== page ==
Health and Fitness - Have a Healthy Respect for Words
In my jobs as a teacher and a fitness trainer, I have stressed the importance of a strong mind and a strong body. The following encourages using words correctly to help create that healthy you.
The Associated Press changed its policy in the spring and no longer uses the term illegal immigrant. The AP stated that illegal should only be used to describe an action, not a person. (This all but assures the profligacy of the term in a future Tarantino period-piece movie.)
Words are powerful, and many journalists are happy to see this change. They think that it reflects a more educated and precise approach to reporting. It’s too bad that many more journalists are still struggling to realize the error of their ways with other words and their significance.
On her MSNBC show after the AP’s announcement in April, Melissa Harris-Perry applauded the change. She further stated that words and language matter and had various guests in her studio to explain their importance.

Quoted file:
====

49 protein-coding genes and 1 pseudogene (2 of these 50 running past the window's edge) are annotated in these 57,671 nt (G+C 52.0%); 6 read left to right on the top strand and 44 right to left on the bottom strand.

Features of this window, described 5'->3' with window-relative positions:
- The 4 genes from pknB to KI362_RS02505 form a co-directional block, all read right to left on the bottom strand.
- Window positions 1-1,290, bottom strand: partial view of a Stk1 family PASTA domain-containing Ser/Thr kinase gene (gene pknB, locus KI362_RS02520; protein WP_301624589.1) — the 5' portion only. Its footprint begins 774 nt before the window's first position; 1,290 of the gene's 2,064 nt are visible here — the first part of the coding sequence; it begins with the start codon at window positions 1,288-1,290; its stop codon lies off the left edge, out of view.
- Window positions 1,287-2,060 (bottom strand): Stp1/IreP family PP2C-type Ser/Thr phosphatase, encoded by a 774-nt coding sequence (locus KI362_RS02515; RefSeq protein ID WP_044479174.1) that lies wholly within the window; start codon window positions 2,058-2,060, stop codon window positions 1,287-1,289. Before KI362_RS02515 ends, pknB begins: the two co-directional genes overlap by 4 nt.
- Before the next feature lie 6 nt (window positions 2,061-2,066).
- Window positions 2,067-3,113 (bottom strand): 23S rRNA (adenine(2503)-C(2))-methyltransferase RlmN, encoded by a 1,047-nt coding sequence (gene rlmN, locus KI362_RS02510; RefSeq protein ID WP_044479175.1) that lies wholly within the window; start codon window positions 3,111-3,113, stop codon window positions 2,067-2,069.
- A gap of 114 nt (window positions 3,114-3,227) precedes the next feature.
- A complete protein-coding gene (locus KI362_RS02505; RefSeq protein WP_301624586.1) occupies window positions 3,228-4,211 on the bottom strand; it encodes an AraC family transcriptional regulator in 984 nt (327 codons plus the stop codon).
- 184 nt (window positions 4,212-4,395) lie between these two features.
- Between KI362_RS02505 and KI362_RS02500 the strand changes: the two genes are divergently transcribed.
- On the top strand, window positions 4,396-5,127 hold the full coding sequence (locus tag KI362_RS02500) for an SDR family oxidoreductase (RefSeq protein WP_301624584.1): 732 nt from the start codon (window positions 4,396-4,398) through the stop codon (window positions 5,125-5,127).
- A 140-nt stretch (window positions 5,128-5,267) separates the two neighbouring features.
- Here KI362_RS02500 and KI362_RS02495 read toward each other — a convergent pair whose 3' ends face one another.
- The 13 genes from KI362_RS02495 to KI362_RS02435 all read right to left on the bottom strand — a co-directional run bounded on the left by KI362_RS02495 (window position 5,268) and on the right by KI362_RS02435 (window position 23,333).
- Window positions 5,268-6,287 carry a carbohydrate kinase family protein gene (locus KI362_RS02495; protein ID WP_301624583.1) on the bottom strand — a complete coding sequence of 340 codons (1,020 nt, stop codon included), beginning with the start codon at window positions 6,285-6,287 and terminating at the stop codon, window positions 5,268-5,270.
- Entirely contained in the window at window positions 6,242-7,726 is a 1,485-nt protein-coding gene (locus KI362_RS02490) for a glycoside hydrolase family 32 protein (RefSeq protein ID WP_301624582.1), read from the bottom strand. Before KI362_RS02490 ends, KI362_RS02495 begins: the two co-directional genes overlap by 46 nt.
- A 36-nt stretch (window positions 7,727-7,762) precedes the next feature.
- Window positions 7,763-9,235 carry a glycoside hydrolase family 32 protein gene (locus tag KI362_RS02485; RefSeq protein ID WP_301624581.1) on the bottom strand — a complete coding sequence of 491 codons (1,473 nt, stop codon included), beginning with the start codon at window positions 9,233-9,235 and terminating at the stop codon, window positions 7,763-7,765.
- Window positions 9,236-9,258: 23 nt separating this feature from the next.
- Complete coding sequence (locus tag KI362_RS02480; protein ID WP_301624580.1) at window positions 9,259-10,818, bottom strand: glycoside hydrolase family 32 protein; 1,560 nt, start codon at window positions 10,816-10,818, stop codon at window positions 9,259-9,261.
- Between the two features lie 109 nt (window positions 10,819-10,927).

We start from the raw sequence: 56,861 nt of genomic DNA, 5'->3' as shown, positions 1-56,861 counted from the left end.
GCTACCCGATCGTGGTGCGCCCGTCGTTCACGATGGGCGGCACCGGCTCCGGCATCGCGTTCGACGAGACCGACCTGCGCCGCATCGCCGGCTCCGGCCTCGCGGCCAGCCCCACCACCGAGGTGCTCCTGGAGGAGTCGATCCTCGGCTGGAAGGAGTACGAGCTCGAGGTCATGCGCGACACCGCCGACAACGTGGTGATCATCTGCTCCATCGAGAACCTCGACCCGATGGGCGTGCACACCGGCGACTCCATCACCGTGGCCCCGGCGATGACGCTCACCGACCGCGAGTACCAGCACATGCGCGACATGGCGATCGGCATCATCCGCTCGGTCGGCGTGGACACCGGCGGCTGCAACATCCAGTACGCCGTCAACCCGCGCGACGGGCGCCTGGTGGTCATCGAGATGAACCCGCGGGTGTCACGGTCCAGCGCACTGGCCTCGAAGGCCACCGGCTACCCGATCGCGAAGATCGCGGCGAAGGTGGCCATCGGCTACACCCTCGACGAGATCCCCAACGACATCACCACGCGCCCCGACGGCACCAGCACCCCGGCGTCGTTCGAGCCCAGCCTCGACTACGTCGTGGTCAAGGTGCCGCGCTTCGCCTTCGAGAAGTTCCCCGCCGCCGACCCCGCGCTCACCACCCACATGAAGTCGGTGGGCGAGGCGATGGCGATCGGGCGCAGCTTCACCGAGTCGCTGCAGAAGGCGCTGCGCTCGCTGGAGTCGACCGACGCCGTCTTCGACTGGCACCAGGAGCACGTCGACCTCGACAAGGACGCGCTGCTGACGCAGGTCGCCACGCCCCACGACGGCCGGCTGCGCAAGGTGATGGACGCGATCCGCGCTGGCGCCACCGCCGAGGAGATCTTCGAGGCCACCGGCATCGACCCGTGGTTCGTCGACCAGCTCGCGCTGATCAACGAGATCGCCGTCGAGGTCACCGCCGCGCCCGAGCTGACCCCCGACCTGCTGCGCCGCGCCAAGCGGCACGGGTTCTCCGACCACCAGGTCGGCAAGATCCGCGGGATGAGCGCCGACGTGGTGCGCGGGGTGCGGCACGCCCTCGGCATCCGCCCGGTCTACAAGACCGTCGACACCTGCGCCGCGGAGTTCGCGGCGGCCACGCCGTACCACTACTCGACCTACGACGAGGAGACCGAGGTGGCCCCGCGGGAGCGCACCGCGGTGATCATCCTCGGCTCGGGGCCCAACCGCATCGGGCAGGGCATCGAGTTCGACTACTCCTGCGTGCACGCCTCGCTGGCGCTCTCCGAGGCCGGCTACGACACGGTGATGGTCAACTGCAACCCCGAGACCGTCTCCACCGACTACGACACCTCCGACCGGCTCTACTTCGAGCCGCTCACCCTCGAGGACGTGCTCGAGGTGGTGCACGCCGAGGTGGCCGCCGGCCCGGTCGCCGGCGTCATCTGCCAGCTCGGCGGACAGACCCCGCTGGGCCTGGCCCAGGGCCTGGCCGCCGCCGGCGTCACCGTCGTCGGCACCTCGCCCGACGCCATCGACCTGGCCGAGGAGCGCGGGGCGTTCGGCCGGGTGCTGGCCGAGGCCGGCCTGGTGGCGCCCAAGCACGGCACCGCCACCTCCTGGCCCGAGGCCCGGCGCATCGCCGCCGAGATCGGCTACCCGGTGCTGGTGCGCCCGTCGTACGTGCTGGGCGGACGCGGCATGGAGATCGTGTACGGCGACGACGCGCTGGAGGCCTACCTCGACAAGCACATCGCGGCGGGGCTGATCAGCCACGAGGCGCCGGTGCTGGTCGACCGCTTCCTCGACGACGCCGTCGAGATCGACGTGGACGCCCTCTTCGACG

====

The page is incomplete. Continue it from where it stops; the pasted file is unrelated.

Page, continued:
But then, ironically, one of Harris-Perry’s colleagues, Touré, also expounded on the importance of words and then used subject-verb disagreement while proving his point. Indeed, he did prove his point … words do matter.
Subject-verb agreement means that if a singular subject is used, then a singular verb must be used. If a plural subject is used, then a plural verb must be used. That sounds fairly basic…right?
But plenty of newscasters and others make this mistake. During my days as a teacher, subject-verb disagreement was one of those areas that kept my red pen busy. Students’ choice of words can make a difference on college applications. Now as a business owner, I see these disagreeable errors on job applications and in interviews with prospective employees. My hiring decisions are based not only on skill set, but also on the effective use of words.
Some days it seems it is OK that we all surrender to the haphazard sentence structures that have become so prevalent on our airwaves. But the Associated Press and I believe that our tired, our poor, and our huddled masses should be allowed to yearn to breathe free from the restraints of inappropriate language. I hope we all press forward with the correctness of the words we use.
Choose your words wisely and stay classy (and healthy), Kansas City!
This article of word-wielding wellness is brought to you by that guy with a sexy mind and a smart body. That guy of complete health is Ron Blake, and he can be found diagramming sentences and doing pushups at myblakefitness.com.